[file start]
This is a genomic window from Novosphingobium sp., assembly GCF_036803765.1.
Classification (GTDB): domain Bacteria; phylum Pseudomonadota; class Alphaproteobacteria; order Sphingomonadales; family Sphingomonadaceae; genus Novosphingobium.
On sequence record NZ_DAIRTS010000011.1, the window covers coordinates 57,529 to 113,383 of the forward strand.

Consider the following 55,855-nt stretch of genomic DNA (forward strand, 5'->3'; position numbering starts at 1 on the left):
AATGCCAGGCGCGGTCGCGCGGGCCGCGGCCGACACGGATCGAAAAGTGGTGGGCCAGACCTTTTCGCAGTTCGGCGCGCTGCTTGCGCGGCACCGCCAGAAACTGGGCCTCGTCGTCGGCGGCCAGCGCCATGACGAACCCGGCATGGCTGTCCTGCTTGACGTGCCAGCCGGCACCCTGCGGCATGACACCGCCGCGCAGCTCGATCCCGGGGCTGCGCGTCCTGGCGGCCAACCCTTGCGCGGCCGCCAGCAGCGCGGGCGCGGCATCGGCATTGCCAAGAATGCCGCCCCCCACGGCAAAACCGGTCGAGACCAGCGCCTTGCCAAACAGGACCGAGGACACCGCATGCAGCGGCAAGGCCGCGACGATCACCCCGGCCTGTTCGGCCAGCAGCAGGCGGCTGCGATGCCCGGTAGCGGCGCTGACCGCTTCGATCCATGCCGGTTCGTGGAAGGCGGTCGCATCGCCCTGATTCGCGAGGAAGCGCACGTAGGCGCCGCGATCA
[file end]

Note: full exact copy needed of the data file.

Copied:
This is a genomic window from Novosphingobium sp., assembly GCF_036803765.1.
Classification (GTDB): domain Bacteria; phylum Pseudomonadota; class Alphaproteobacteria; order Sphingomonadales; family Sphingomonadaceae; genus Novosphingobium.
On sequence record NZ_DAIRTS010000011.1, the window covers coordinates 57,529 to 113,383 of the forward strand.

Consider the following 55,855-nt stretch of genomic DNA (forward strand, 5'->3'; position numbering starts at 1 on the left):
AATGCCAGGCGCGGTCGCGCGGGCCGCGGCCGACACGGATCGAAAAGTGGTGGGCCAGACCTTTTCGCAGTTCGGCGCGCTGCTTGCGCGGCACCGCCAGAAACTGGGCCTCGTCGTCGGCGGCCAGCGCCATGACGAACCCGGCATGGCTGTCCTGCTTGACGTGCCAGCCGGCACCCTGCGGCATGACACCGCCGCGCAGCTCGATCCCGGGGCTGCGCGTCCTGGCGGCCAACCCTTGCGCGGCCGCCAGCAGCGCGGGCGCGGCATCGGCATTGCCAAGAATGCCGCCCCCCACGGCAAAACCGGTCGAGACCAGCGCCTTGCCAAACAGGACCGAGGACACCGCATGCAGCGGCAAGGCCGCGACGATCACCCCGGCCTGTTCGGCCAGCAGCAGGCGGCTGCGATGCCCGGTAGCGGCGCTGACCGCTTCGATCCATGCCGGTTCGTGGAAGGCGGTCGCATCGCCCTGATTCGCGAGGAAGCGCACGTAGGCGCCGCGATCA